Gov. Greg Abbott on Thursday called for Texas lawmakers to increase the penalty for illegal voting — less than a month after he signed a bill that would lower the maximum punishment.
The crime of illegal voting was scheduled to go from a second degree felony to a Class A misdemeanor in December, after the passage of Senate Bill 1, a sweeping bill that restricted the state’s voting process and narrowed local control of elections.
Class A misdemeanors are punishable by up to a year in jail, but can be resolved with a fine. A second degree felony in Texas is punishable by up to 20 years in prison.
But in a letter to the Texas Senate on Thursday, Abbott added legislation that would reverse that change to the list of items lawmakers can consider during the current special session of the Legislature.
“The State of Texas has made tremendous progress in upholding the integrity of our elections,” Abbott said in a press release. “By increasing penalties for illegal voting, we will send an even clearer message that voter fraud will not be tolerated in Texas.”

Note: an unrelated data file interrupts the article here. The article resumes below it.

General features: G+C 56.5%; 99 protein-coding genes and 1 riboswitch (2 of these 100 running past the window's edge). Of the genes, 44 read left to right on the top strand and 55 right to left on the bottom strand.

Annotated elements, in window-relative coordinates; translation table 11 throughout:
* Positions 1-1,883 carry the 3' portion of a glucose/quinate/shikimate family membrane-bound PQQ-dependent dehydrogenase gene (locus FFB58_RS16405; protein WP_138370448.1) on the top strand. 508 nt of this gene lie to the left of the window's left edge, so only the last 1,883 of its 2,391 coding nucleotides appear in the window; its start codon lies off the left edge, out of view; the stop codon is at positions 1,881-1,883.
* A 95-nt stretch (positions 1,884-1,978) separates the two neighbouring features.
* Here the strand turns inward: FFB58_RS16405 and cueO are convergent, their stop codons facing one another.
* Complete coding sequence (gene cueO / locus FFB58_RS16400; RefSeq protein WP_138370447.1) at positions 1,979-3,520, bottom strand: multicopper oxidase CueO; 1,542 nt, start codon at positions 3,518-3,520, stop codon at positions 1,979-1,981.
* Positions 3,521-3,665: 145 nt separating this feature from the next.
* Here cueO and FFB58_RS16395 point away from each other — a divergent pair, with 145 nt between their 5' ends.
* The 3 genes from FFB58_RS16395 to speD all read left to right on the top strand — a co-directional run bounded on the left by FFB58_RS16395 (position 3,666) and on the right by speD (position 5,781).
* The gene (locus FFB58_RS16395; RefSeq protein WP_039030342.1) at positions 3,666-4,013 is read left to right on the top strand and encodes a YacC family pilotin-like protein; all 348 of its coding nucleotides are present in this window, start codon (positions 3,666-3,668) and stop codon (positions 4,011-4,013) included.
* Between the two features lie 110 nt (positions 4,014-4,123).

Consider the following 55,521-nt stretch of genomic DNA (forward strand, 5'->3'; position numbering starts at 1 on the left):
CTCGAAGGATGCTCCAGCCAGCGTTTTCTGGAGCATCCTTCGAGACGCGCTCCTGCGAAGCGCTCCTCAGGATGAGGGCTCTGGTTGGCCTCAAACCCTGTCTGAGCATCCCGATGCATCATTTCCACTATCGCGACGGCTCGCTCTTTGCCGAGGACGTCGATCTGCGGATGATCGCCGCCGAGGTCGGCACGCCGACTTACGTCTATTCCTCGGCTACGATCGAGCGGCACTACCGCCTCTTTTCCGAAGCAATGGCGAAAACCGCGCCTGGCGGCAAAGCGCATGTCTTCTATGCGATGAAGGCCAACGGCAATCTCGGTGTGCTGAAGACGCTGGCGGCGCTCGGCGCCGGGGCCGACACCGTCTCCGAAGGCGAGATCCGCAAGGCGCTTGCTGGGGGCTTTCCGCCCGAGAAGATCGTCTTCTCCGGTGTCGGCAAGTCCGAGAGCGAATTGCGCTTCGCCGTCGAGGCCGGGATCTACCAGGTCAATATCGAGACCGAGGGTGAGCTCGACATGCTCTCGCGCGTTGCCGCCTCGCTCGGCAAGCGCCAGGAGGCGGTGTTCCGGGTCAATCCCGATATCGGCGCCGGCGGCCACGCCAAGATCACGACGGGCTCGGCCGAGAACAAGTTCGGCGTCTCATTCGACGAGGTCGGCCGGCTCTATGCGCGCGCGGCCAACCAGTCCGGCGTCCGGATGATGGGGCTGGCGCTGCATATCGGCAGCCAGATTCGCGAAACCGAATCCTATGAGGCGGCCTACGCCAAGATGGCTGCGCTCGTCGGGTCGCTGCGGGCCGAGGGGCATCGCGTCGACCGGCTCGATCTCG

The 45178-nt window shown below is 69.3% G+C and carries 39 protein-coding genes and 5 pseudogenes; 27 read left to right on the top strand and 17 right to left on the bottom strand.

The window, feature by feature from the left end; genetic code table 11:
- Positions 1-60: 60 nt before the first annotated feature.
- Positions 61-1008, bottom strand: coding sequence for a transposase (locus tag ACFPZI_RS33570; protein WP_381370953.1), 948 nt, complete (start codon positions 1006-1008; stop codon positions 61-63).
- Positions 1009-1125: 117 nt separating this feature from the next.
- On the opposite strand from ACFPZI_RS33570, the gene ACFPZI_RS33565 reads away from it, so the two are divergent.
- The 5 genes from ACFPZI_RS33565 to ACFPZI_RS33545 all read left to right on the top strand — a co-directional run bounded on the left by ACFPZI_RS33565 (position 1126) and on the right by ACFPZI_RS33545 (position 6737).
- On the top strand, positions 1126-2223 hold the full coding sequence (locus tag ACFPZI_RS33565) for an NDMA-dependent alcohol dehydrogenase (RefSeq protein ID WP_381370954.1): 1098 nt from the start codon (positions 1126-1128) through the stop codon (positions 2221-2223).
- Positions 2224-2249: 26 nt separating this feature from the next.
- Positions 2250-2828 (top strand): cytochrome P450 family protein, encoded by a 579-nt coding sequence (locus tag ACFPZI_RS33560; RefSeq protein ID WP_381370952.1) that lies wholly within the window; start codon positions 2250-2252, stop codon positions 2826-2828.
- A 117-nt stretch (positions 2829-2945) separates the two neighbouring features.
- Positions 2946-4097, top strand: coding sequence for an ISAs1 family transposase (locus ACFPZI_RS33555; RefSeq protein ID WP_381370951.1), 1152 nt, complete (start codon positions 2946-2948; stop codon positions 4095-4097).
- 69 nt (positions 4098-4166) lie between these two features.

The message comes days after the Secretary of State’s office announced an audit of the general election of 2020 in four Texas counties — Harris, Collin, Dallas and Tarrant — despite there being no widespread evidence of voter fraud.
Local officials said they were in the dark about the process, which Abbott later claimed had already begun as the audit’s guidelines covered some of the standard post-election procedures local officials are already required to undertake.
This article was written by NEELAM BOHRA of The Texas Tribune. The Texas Tribune is a nonpartisan, nonprofit media organization that informs Texans — and engages with them – about public policy, politics, government and statewide issues. This article originally appeared at:https://www.texastribune.org/2021/09/30/texas-greg-abbott-voting/